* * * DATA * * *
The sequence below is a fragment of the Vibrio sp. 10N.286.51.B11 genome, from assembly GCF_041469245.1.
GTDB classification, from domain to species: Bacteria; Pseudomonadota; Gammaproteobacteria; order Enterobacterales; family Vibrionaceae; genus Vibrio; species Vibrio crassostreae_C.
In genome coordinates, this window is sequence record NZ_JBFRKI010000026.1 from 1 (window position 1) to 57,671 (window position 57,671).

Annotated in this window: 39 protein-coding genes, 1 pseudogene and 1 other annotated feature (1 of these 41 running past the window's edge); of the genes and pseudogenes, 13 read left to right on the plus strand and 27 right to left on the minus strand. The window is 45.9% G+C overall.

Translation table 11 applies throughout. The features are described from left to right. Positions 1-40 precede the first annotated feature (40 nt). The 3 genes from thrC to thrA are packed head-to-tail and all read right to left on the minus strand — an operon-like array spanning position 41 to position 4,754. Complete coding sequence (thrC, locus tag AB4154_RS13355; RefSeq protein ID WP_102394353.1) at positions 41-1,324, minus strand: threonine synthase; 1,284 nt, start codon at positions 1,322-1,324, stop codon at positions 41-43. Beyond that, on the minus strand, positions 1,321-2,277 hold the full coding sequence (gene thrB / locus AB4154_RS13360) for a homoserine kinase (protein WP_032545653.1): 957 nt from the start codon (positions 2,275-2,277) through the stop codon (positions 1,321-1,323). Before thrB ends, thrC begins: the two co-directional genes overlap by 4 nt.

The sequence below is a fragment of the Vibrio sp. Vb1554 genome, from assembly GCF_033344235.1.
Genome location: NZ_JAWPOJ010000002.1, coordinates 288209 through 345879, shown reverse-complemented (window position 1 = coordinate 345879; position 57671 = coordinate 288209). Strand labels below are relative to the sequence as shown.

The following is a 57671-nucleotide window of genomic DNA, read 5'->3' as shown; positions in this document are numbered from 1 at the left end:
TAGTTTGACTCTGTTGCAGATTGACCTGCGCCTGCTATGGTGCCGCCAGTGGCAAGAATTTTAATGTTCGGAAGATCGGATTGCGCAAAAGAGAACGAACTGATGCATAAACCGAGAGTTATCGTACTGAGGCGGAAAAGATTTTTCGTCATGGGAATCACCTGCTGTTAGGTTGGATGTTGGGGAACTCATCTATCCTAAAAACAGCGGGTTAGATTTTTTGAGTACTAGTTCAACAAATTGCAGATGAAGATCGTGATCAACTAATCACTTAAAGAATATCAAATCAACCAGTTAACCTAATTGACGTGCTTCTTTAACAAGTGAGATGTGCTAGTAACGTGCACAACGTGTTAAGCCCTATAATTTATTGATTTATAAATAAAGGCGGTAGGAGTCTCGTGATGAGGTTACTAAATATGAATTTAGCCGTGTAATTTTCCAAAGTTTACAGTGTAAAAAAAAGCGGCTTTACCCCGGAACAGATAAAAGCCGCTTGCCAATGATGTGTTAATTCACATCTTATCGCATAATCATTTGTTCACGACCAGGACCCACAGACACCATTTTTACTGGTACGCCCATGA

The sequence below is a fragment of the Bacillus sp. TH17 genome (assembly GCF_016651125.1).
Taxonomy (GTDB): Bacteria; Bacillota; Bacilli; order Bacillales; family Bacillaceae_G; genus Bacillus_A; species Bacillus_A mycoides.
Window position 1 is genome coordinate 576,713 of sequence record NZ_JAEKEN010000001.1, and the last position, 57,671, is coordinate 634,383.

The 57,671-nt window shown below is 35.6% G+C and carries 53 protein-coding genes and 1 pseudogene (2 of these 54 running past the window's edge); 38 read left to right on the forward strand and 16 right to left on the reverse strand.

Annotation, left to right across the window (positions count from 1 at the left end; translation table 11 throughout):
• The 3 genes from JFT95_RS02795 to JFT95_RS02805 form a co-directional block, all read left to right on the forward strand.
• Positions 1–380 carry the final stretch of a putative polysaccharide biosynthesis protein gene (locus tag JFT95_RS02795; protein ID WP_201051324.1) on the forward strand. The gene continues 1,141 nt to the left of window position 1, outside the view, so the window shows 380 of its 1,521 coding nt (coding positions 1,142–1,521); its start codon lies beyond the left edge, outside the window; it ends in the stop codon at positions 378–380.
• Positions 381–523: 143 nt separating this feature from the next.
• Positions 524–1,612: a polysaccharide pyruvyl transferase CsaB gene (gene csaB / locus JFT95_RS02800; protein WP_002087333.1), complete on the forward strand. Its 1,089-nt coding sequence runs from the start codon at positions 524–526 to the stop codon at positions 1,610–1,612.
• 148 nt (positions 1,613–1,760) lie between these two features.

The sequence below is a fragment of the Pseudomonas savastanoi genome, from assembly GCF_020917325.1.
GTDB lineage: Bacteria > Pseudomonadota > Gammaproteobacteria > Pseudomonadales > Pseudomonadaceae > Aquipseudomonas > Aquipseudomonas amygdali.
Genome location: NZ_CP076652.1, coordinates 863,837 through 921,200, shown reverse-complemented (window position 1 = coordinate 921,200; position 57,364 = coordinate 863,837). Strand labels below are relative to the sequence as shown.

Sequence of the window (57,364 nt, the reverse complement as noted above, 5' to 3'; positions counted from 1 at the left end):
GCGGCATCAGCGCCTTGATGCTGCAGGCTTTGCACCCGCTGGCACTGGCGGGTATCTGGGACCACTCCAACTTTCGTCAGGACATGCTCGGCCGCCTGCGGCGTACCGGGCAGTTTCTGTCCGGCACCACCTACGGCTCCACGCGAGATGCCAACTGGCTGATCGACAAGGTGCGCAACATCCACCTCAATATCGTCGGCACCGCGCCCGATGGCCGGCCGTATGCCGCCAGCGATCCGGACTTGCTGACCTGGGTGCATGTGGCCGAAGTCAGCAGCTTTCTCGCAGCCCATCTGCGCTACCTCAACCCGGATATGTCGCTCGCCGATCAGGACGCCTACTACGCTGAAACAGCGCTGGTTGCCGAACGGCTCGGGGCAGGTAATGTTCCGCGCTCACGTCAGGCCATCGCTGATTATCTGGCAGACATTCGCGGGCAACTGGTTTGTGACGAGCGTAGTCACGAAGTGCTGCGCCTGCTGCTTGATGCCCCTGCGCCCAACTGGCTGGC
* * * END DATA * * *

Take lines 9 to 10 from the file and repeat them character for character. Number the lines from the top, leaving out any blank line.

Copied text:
TAGTTTGACTCTGTTGCAGATTGACCTGCGCCTGCTATGGTGCCGCCAGTGGCAAGAATTTTAATGTTCGGAAGATCGGATTGCGCAAAAGAGAACGAACTGATGCATAAACCGAGAGTTATCGTACTGAGGCGGAAAAGATTTTTCGTCATGGGAATCACCTGCTGTTAGGTTGGATGTTGGGGAACTCATCTATCCTAAAAACAGCGGGTTAGATTTTTTGAGTACTAGTTCAACAAATTGCAGATGAAGATCGTGATCAACTAATCACTTAAAGAATATCAAATCAACCAGTTAACCTAATTGACGTGCTTCTTTAACAAGTGAGATGTGCTAGTAACGTGCACAACGTGTTAAGCCCTATAATTTATTGATTTATAAATAAAGGCGGTAGGAGTCTCGTGATGAGGTTACTAAATATGAATTTAGCCGTGTAATTTTCCAAAGTTTACAGTGTAAAAAAAAGCGGCTTTACCCCGGAACAGATAAAAGCCGCTTGCCAATGATGTGTTAATTCACATCTTATCGCATAATCATTTGTTCACGACCAGGACCCACAGACACCATTTTTACTGGTACGCCCATGA

The sequence below is a fragment of the Bacillus sp. TH17 genome (assembly GCF_016651125.1).